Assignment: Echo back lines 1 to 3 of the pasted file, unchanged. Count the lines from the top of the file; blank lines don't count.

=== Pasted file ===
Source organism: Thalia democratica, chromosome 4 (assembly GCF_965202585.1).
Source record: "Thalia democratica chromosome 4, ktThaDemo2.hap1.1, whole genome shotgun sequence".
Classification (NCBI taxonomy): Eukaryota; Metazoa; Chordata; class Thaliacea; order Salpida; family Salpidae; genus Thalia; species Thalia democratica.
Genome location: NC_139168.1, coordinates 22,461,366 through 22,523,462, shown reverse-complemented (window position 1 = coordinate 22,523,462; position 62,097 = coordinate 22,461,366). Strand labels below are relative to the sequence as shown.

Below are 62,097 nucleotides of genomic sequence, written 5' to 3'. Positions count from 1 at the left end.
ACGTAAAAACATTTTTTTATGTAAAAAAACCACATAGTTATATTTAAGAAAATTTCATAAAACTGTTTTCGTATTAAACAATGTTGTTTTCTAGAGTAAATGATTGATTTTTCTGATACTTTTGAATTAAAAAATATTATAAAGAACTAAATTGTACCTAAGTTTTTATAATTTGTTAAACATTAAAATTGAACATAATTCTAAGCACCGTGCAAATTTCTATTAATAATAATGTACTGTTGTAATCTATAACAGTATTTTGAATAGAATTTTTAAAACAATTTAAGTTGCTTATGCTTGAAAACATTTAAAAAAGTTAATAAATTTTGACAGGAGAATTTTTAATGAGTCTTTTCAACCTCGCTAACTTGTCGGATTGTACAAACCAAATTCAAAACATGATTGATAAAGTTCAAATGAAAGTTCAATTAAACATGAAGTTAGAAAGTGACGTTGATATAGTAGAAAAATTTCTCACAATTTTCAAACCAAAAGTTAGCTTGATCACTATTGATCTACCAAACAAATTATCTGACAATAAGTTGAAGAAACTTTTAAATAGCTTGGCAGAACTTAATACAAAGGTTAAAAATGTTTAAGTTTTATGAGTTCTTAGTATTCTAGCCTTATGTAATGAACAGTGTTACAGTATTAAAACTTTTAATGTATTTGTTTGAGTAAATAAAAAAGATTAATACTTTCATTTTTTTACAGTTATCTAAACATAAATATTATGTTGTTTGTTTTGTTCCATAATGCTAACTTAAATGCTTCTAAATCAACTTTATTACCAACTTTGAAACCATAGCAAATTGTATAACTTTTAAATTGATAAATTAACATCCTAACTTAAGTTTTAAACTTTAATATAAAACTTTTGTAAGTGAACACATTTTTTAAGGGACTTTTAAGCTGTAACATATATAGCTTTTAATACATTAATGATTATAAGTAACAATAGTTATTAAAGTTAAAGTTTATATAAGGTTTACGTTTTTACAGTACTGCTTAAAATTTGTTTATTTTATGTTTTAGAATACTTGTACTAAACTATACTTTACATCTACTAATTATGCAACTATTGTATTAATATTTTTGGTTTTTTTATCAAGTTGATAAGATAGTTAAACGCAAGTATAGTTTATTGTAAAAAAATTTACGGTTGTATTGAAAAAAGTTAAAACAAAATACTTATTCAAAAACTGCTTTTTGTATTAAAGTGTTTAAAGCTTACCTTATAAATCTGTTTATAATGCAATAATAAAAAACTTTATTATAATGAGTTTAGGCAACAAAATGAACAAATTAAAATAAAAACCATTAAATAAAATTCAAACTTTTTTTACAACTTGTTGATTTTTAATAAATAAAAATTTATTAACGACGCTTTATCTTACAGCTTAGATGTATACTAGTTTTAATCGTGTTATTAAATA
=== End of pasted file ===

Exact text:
Source organism: Thalia democratica, chromosome 4 (assembly GCF_965202585.1).
Source record: "Thalia democratica chromosome 4, ktThaDemo2.hap1.1, whole genome shotgun sequence".
Classification (NCBI taxonomy): Eukaryota; Metazoa; Chordata; class Thaliacea; order Salpida; family Salpidae; genus Thalia; species Thalia democratica.